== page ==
Travel or Not, Here I Come…

Metaverse U is in a few weeks, and I have a decision to make. To fly, or not to fly?

Truth be told, my presentation could actually be more effective if I were to give it from inside of Second Life. Given that I’m promoting Wikitecture, a virtual 3D wiki tool that enables remote global collaboration, I think it could be interesting to send Keystone (my avatar) to San Jose instead of spending the time and energy getting my body out there, only to flip off the lights during my presentation and ask the audience to focus on my Second Life demo… Besides, I have always felt that physical presence at conferences about virtual worlds is a bit counterintuitive. But I definitely appreciate the value of the networking opportunities and… oh wait, I can do those things in Second Life too…

I wonder if Chris Renaud will be flying to California for his own appearance? More importantly, I wonder if he renewed his vow to stop flying and instead utilize tools ranging from “telepresence to WebEx to avatar-mediated communications, to approximate the magic of physical proximity.”

Following his cue is what landed me back in Wisconsin in the first place when I found inspiration in this article that folks in the midwest can still be part of the Bay Area energy. Unfortunately my move came on the heels of the Second Life recession, so the transition hasn’t been easy, but I’m still connected. My wife is still able to do work for the firm she worked for in California, and almost all of my correspondences reach out to a global network of colleagues. Each of the the 4 potential projects I’m currently courting stem from contacts in California or Europe… all from my little home studio in the frozen tundra of Wisconsin… I can’t complain. =)

I still love real-life architecture, and have initiated lots of local Madison contacts to keep the Crescendo Design practice alive, but even those projects depend in large part on telepresence. We often email plan concepts back and forth with long-distance clients, and just started a new project for a client in Switzerland. In fact, a majority of our Crescendo projects have historically been derived from global communication with clients all throughout the states and Europe hiring us to design their new home ahead of their relocation to Wisconsin – all with the aid of telepresence.  It is no wonder Second Life was so appealing to me as a professional tool for architectural visualization!

But, back to the original question – travel or not?

Just look at the lineup of potential contacts that will be gathering together in San Jose, how can I miss it?

Jeremy Bailenson (Stanford University, Jon Brouchoud (Wikitecture), Parvati Dev (Innovation in Learning), Daniel Huebner, Wagner James Au (New World Notes), Brewster Kahle (The Internet Archive), Vladlen Koltun (Stanford Virtual Worlds Group), Raph Koster (Metaplace), Kari Kraus (University of Maryland), Wm. LeRoy Heinrichs (Stanford Medical Center), Mike Liebhold (Institute for the future), Henry Lowood (Stanford University), Rebecca Moore (Google Earth), Cory Ondrejka, Tony Parisi (Media Machines & Web3D), Byron Reeves (Stanford University & Seriosity), Christian Renaud (Cisco), Howard Rheingold, Jeffrey T. Schnapp (Stanford University), Reuben Steiger (Millions of Us), TL Taylor (The IT University of Copenhagen)…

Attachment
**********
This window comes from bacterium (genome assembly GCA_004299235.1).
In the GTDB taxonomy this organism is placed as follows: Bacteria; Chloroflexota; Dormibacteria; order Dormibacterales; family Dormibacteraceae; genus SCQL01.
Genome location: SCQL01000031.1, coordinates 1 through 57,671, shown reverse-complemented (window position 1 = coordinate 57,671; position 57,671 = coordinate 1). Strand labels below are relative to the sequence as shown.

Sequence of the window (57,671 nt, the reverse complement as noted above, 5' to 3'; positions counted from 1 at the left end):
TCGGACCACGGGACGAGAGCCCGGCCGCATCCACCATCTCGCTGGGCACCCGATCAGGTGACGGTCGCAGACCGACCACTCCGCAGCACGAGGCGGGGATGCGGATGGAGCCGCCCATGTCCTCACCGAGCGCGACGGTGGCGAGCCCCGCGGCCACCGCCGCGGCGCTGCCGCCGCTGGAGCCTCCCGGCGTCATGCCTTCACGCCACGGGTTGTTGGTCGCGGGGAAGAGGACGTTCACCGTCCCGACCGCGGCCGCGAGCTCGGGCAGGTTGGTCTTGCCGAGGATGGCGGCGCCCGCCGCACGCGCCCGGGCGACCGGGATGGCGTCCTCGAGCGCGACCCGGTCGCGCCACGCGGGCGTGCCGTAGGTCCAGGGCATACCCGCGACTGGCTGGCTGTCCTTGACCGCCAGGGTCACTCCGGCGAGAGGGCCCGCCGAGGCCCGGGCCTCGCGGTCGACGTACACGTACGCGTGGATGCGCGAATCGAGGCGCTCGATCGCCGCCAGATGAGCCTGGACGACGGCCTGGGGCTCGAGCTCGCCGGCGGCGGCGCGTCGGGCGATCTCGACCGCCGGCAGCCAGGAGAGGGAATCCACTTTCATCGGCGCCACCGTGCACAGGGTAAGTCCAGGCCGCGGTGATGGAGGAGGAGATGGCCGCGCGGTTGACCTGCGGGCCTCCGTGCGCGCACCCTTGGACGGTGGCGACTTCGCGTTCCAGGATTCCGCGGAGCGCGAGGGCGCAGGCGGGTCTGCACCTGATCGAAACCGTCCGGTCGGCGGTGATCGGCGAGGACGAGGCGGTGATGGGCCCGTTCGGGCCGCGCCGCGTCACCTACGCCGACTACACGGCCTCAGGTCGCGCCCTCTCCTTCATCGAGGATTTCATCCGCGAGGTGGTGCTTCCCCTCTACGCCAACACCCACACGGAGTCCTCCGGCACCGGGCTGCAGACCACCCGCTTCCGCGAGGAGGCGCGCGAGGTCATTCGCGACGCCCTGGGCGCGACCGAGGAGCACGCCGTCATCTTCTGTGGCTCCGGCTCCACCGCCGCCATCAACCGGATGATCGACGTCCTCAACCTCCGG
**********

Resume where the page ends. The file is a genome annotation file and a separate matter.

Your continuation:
Granted, a lot of the names on that list are already in California, but many are not. Just imagine the carbon footprint of these conferences? Then, imagine the irony of a group of people gathering together in meatspace to talk about the wonders of the metaverse, which, by its very nature, will limit the necessity of such long-distance travel. Yet the truth is, there is no singular metaverse community, and these people exist in many different mediums. I simply will not meet these people in Second Life, because most of them don’t have avatars there. I have to go to San Jose to shake their hands.. there is no other way, yet.

That still doesn’t change the fact that I’m confident my presentation would be a far more effective proof-of-concept if I were to connect remotely from my home-studio in Wisconsin. Plus, I wouldn’t have to leave my newborn baby who is only a few weeks old, and sit through the dehumanizing tangled mess at the airport. I’m not really trying to sell anything with Studio Wikitecture, not yet anyway. I don’t think we’re in any kind of position to seek financing, but are only interested in building a community of contributors. Will my physical presence in San Jose really help accomplish that goal? How many of the folks in this audience, because of my physical presence, will go home and sign up to participate in the next Wikitecture experiment?

Of course, there is the whole personal networking side of things. The serendipity of chance encounters and the potential of finding new work or projects would be great, especially at this point in my career, when I’m fishing for new work. If, for no other reason, it might give me a chance to chat with Christian about his ideas for the future virtual workplace, and share with him some ideas I have about the architecture of the virtual workplace – a subject I’ve become very passionate about. But then again, he has an avatar and a strong presence in Second Life. Maybe I can meet him there someday instead.

Travel or not?


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